Coda Technologies S5 power amplifier Measurements

Sidebar 3: Measurements

When I first attempted to measure the Coda S5, the internal rail fuses blew after a few minutes of high-power running into 8 ohms. I returned the review sample to Coda, who investigated what had happened. Apparently, they had had a bad batch of output devices, and two of these had found their way into our review sample. They had survived Wes's music, but gave up the ghost when hit with sustained sinewave signals. The amplifier was repaired, then sent back to me so that I could complete my measurements.

The Coda S5's output stage is biased heavily into class-A (footnote 1), which means it runs hottest when not delivering power into a load. Even so, at the end of the one-hour preconditioning period, running at one-third power into 8 ohms, its heatsinks were around 55ºC; ie, not so hot that I couldn't keep my hand on them. The THD+noise percentage at this level was 0.006% when the amplifier was cold, rising to 0.032% at the end of the preconditioning. All the measurements were performed with the amplifier hot.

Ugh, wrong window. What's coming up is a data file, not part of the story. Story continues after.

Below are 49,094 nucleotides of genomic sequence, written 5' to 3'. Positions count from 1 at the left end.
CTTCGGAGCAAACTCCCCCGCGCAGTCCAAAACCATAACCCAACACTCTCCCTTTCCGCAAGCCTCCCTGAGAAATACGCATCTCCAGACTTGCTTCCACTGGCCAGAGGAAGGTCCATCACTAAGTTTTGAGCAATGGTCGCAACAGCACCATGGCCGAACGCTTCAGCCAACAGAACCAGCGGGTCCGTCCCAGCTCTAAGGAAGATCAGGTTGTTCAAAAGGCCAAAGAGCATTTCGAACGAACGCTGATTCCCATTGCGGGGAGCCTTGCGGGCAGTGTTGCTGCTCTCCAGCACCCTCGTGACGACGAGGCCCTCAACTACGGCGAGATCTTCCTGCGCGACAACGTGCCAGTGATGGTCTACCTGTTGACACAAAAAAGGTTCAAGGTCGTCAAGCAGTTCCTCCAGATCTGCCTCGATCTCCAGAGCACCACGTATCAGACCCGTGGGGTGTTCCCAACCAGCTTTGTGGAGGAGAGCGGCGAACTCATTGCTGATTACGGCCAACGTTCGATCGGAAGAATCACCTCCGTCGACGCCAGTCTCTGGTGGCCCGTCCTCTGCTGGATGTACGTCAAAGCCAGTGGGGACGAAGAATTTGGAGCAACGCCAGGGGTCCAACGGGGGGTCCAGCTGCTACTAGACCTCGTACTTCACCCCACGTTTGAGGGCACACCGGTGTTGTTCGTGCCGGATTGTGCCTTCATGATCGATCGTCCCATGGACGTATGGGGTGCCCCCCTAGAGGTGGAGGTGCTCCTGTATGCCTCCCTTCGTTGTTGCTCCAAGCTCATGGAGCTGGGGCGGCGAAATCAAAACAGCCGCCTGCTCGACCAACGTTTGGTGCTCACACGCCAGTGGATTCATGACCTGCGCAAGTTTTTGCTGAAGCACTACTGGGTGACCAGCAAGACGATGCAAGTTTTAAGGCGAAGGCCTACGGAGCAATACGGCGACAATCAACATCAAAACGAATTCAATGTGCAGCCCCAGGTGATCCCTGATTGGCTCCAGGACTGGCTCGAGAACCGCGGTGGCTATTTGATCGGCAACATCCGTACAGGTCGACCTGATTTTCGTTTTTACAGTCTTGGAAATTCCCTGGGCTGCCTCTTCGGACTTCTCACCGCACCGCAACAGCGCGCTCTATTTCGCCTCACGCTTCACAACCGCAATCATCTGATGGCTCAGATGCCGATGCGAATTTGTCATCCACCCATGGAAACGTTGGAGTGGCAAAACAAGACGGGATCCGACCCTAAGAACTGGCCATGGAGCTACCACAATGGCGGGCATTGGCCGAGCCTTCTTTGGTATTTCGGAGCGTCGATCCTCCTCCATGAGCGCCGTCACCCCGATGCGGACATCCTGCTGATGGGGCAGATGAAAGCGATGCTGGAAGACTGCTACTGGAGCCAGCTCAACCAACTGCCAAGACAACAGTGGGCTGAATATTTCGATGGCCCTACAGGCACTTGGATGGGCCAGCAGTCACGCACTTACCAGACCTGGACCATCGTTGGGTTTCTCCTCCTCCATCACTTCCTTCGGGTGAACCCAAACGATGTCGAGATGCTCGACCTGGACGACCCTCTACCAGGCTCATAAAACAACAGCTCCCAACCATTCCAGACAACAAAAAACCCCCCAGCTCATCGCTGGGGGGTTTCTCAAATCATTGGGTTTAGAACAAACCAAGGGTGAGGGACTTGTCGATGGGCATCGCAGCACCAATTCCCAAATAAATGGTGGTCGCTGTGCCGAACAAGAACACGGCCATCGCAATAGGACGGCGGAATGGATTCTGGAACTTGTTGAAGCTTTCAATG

The voltage gain into 8 ohms was 28.45dB from the S5's unbalanced input, but 1dB lower from the balanced jack. This discrepancy was explained when I looked at the amplifier's input impedance: a high 47k ohms unbalanced, it was just 1085 ohms balanced. This will tax many preamplifiers, which like to see an input impedance of at least 10k ohms. And if you intend to use a capacitor-coupled tube preamp with the Coda, make sure you use an unbalanced connection or the bass will be prematurely rolled off.

Both balanced and unbalanced inputs preserved absolute polarity (ie, were noninverting), and the XLR jacks were wired with pin 2 hot, the AES standard. The output impedance was a moderately low 0.15 ohm across most of the audioband, rising slightly to 0.17 ohm at 20kHz. As a result, any modification of the amplifier's frequency response due to the usual Ohm's Law interaction with the speaker's impedance will be mild. With my standard simulated loudspeaker, the response variation remained within ±0.15dB limits (fig.1, top trace at 2kHz).